linking the lupine group to “those who are waiting to do America harm.” One of JohnKerry’s aides reportedly suggested responding with a scene in which Kerry, wearingcamouflage, would shoot the wolves.
The writing was on the wall for peace activists,environmentalists, and animal advocates. As these advertisements ran their course, thestate of Alaska was issuing permits to aerial gunning teams to chase down and shoot thestate’s small tribes of wolves.
The 2004 campaign scene, and the public commentary that followed it,
provided a high-impact illustration of Twine’s observation that “hegemonic masculinity is partlyconfigured by a dominating and alienated relation to nature” and that “in discussions of men and emotions, or men and violence, or men and embodiment, the category of ‘nature’ is always lurking there in the background yet is not given sufficient directattention.”
The geese and wolves were of interest merely in relation to newsworthy politicians. They served as voodoo dolls, representing the world of people not under thehegemonic control of the United States. They also served as demonstrations of the
See Maureen Dowd, “More Dead Animals Might Do the Trick for Kerry” in
(Melbourne, Victoria; 27 Oct. 2004).
Alaska’s wolf population in 2004 was estimated at 7,000 to 9,000. “Editorial: Wolf 'Control' inAlaska”,
New York Times
(14 Mar. 2004), Section 4, at 12. In nearly 20,000 square miles of thestate, new regulations called for an 80 percent “temporary” reduction in the wolf population, butas a writer in the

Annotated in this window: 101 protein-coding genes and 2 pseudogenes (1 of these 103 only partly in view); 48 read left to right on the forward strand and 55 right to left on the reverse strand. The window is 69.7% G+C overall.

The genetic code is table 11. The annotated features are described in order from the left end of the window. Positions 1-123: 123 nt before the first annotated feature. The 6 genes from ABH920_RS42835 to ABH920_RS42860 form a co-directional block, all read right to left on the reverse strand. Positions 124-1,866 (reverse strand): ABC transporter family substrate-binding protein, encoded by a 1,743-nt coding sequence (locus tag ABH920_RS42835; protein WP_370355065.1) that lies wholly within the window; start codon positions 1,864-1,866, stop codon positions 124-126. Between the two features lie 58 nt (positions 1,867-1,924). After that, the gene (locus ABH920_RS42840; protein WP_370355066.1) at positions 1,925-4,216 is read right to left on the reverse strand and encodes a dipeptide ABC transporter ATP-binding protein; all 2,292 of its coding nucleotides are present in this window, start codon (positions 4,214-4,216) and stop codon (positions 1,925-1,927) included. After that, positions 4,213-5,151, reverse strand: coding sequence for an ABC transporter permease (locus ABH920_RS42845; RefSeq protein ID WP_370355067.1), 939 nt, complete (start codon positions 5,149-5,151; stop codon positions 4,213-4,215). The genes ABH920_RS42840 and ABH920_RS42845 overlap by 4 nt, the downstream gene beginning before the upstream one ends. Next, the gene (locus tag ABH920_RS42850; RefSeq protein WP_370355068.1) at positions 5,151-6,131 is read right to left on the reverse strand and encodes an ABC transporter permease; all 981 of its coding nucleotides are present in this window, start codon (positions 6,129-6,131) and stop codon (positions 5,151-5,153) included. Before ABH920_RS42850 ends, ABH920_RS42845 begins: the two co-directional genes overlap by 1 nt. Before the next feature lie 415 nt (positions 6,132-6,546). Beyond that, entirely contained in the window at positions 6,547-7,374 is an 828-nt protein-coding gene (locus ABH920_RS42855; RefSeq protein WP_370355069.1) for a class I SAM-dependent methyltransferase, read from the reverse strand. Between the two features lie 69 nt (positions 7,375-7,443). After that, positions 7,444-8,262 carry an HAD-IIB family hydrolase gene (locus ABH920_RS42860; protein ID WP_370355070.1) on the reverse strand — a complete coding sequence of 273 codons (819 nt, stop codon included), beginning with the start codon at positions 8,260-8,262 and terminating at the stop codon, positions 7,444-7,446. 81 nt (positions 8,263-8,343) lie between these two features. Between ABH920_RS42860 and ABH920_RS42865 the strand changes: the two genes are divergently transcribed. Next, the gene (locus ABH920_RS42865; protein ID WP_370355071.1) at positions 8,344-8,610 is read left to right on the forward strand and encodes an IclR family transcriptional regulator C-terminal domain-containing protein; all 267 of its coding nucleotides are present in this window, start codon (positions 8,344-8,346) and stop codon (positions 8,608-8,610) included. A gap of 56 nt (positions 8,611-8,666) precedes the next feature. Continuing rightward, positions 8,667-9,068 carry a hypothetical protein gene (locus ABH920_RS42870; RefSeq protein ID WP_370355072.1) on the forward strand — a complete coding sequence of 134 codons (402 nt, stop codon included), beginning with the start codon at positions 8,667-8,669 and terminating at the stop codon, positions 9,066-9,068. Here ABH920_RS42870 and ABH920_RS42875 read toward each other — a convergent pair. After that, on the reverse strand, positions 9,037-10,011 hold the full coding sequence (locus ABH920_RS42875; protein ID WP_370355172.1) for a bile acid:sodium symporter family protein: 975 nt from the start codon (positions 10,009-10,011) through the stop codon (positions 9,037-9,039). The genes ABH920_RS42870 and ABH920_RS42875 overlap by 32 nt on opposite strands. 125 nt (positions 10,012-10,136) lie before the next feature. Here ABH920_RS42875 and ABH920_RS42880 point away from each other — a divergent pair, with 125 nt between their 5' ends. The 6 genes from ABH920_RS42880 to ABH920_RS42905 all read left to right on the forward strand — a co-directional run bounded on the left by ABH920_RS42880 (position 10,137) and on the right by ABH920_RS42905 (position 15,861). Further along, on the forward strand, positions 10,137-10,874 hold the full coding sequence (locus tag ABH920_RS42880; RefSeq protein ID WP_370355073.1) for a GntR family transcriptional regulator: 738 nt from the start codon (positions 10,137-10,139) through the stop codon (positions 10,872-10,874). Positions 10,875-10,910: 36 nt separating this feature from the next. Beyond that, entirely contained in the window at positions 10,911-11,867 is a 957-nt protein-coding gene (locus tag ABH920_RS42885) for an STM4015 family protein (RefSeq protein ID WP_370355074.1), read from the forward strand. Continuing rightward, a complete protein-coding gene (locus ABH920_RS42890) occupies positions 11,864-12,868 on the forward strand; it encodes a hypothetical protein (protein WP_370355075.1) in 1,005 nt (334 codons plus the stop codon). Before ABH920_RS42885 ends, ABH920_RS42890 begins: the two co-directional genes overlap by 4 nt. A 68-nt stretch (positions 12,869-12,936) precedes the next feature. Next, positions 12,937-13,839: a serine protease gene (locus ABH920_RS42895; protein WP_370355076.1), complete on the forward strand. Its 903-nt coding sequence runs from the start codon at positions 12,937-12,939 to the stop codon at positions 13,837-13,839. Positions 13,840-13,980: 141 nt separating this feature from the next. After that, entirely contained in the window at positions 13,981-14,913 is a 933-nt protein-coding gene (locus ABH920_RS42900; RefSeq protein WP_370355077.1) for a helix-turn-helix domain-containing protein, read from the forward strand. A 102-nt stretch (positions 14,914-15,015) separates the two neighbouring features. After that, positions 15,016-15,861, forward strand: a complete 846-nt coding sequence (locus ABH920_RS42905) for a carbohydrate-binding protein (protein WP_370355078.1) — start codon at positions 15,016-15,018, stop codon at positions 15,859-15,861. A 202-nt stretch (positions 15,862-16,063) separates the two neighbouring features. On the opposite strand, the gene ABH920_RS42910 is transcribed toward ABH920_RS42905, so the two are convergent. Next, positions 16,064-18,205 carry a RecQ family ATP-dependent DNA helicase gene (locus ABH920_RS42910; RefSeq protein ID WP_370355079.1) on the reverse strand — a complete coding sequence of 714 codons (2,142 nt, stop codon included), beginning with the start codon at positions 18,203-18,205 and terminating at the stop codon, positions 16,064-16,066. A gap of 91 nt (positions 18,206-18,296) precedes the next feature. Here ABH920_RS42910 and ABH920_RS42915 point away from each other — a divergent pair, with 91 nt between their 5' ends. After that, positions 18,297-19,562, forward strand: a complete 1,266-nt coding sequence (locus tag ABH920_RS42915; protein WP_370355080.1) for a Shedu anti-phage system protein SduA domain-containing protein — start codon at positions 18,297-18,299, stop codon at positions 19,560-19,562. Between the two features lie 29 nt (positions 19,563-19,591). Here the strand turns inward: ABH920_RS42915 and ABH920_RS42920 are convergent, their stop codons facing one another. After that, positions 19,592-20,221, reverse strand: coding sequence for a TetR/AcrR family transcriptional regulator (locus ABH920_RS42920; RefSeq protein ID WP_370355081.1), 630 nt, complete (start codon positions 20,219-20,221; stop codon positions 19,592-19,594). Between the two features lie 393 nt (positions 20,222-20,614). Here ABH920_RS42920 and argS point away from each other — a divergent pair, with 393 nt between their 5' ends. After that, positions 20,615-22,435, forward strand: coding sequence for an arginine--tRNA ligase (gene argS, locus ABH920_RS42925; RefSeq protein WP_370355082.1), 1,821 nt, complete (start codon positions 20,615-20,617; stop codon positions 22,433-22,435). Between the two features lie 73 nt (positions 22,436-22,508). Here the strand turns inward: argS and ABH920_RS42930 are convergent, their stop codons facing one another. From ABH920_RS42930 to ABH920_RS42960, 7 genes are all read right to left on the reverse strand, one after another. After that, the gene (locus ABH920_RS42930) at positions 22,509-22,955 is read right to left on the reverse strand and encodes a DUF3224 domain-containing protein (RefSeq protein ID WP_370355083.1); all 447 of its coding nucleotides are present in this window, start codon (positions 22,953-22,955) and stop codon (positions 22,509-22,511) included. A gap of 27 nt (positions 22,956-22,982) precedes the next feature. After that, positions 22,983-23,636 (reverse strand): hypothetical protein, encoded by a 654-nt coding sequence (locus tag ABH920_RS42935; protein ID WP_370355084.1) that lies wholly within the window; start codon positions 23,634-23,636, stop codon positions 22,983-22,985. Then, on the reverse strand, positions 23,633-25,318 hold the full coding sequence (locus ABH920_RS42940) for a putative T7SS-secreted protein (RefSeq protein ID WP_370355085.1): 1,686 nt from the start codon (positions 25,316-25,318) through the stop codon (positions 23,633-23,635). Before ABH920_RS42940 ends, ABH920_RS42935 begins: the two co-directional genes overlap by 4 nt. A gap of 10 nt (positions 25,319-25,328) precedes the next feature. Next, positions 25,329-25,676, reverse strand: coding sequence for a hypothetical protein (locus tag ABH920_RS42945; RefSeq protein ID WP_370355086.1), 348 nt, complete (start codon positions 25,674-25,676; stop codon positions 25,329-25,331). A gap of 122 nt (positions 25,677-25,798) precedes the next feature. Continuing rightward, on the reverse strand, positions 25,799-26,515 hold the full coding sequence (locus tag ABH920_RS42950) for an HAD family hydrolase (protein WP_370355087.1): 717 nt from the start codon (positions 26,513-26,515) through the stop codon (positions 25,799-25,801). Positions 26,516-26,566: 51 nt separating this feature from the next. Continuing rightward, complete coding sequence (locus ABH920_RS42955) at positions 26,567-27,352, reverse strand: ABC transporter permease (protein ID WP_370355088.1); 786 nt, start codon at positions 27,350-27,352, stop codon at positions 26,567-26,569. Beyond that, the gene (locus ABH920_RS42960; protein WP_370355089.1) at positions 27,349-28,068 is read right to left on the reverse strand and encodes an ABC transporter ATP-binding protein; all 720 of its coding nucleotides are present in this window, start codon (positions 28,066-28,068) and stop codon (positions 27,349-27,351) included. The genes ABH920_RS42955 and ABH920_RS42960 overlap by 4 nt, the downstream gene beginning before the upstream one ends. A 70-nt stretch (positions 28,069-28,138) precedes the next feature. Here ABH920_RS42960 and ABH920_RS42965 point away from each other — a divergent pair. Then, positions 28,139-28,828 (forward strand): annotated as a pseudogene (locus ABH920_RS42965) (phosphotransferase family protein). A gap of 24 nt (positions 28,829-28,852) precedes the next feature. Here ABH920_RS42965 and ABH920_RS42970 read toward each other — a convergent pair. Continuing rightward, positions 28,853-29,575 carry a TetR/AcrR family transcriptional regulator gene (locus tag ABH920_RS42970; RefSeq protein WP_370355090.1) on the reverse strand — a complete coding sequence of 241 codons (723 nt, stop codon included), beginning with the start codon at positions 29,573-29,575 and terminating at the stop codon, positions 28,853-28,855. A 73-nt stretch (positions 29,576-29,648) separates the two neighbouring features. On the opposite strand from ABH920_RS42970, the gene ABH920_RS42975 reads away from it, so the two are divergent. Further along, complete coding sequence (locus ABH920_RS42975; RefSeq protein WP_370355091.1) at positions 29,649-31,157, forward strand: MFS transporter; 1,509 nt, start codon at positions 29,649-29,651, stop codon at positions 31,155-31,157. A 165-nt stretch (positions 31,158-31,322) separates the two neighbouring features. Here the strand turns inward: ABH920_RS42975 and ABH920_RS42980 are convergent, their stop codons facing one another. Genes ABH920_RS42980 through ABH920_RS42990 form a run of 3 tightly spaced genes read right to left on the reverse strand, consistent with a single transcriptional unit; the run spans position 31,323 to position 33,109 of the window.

New York Times
stated, “a reduction on that scale is merely likely to be the firststep towards the total elimination of wolves.” Ibid. The writer went on to decry the “savagery of humans” who were “deploying an air force to hunt animals.” Ibid.
See Dowd, supra note 4, stating: “In yet another attempt to prove to George W. Bush that he isman enough to run this country, John Kerry made an animal sacrifice to the political gods in acornfield in eastern Ohio last week.” Describing the new advertisement used by the Bush’sRepublican party campaign, Dowd writes: “Even as they mocked the Democrat for trying to bemacho with a wildlife tableau, the Republicans were trying to be macho with a wildlife tableau.”Dowd provides the wolf advertisement’s narration: “In an increasingly dangerous world, evenafter the first terrorist attack on America, John Kerry and the liberals in Congress voted to slashAmerica's intelligence operation by $6 billion, cuts so deep they would have weakened America'sdefenses. And weakness attracts those who are waiting to do America harm.”